Traveling with Your College-Aged Granddaughter
A Successful and Memorable Trip to Europe Together
Article and photos by John Dwyer
|John Dwyer with his granddaugher, Sutton, in Oslo during their trip together in Europe.
I have a tip for how to bond with your college-aged grandchildren: travel to Europe together.
In the summer of 2017, I took such a journey with my granddaughter, a college sophomore. I must admit that I had some apprehensions before the trip. Would we get along? Would we enjoy the same interests? Should we stay in hotels or hostels, in the same or separate rooms? These questions, among others, kept popping up in my mind. But my apprehensions turned out to be entirely baseless. We had an enjoyable time together during the entire voyage.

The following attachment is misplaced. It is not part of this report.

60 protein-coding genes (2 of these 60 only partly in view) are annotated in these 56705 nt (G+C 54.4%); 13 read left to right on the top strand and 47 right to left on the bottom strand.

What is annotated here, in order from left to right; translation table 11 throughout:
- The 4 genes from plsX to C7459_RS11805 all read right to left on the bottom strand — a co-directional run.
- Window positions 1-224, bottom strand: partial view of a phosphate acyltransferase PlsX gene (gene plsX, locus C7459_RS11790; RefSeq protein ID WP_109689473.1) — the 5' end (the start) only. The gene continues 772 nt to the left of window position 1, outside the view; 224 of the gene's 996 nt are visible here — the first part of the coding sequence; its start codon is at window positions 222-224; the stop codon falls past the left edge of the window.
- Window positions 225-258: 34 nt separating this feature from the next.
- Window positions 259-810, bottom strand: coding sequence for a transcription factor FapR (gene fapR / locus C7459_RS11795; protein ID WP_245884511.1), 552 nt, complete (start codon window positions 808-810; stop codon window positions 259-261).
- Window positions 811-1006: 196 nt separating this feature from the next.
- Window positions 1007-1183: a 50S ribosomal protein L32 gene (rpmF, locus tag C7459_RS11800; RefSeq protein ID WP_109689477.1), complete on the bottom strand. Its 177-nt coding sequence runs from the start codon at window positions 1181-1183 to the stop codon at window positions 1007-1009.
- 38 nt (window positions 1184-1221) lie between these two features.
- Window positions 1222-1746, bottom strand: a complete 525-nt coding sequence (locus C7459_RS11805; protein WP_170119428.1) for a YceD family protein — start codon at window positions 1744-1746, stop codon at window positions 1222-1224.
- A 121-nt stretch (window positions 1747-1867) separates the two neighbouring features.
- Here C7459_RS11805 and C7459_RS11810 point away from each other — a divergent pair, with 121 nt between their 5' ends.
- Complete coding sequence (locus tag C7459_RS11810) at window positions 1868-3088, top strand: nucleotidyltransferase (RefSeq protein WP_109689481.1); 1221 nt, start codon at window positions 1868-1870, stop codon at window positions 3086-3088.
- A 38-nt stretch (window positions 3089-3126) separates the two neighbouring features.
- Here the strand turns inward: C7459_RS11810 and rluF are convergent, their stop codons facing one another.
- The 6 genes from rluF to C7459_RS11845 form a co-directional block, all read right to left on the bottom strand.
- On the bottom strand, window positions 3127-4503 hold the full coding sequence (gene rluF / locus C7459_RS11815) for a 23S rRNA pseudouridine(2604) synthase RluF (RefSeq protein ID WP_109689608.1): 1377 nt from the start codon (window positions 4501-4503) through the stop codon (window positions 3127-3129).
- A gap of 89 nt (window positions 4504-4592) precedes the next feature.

My granddaughter, Sutton, lives in California, while I reside in Washington State, so we planned our trip via email, text messages, and an occasional phone call. To accommodate Sutton’s college schedule, we chose to travel in August. When planning our itinerary, we decided to combine traveling to cities — which Sutton wanted to visit on her first trip to Europe — with visits to friends of mine with whom I had worked or volunteered internationally. Our final travel itinerary included Amsterdam, Brussels/Ghent/Bruges, Warsaw, Tallinn, Oslo, and Copenhagen. Except for one night in a hostel in Copenhagen, we shared rooms in hotels.